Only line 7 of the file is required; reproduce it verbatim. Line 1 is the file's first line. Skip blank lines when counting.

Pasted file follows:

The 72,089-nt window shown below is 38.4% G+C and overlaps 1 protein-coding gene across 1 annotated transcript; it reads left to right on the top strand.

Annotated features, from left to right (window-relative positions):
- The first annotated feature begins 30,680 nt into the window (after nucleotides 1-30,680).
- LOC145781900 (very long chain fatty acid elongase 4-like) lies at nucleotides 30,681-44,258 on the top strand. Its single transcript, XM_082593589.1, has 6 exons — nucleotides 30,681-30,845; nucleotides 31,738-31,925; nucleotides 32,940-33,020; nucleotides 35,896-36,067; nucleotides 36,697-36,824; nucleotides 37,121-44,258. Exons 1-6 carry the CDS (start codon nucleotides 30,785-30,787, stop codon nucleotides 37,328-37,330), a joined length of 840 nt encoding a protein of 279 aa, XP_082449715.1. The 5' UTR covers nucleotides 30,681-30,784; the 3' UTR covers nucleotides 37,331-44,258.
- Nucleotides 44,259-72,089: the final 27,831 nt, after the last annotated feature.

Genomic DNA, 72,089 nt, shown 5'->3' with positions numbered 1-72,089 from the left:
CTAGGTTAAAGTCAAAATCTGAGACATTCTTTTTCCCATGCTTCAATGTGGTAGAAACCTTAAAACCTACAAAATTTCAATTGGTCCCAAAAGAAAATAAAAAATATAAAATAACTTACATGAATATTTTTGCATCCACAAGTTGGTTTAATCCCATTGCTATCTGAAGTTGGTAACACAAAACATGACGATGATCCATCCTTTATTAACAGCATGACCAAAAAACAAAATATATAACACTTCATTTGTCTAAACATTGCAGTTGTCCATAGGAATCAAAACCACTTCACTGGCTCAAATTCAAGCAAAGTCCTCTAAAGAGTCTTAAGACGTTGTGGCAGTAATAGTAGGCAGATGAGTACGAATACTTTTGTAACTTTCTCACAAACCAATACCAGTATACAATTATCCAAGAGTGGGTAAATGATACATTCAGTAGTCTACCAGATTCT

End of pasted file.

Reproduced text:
CTAGGTTAAAGTCAAAATCTGAGACATTCTTTTTCCCATGCTTCAATGTGGTAGAAACCTTAAAACCTACAAAATTTCAATTGGTCCCAAAAGAAAATAAAAAATATAAAATAACTTACATGAATATTTTTGCATCCACAAGTTGGTTTAATCCCATTGCTATCTGAAGTTGGTAACACAAAACATGACGATGATCCATCCTTTATTAACAGCATGACCAAAAAACAAAATATATAACACTTCATTTGTCTAAACATTGCAGTTGTCCATAGGAATCAAAACCACTTCACTGGCTCAAATTCAAGCAAAGTCCTCTAAAGAGTCTTAAGACGTTGTGGCAGTAATAGTAGGCAGATGAGTACGAATACTTTTGTAACTTTCTCACAAACCAATACCAGTATACAATTATCCAAGAGTGGGTAAATGATACATTCAGTAGTCTACCAGATTCT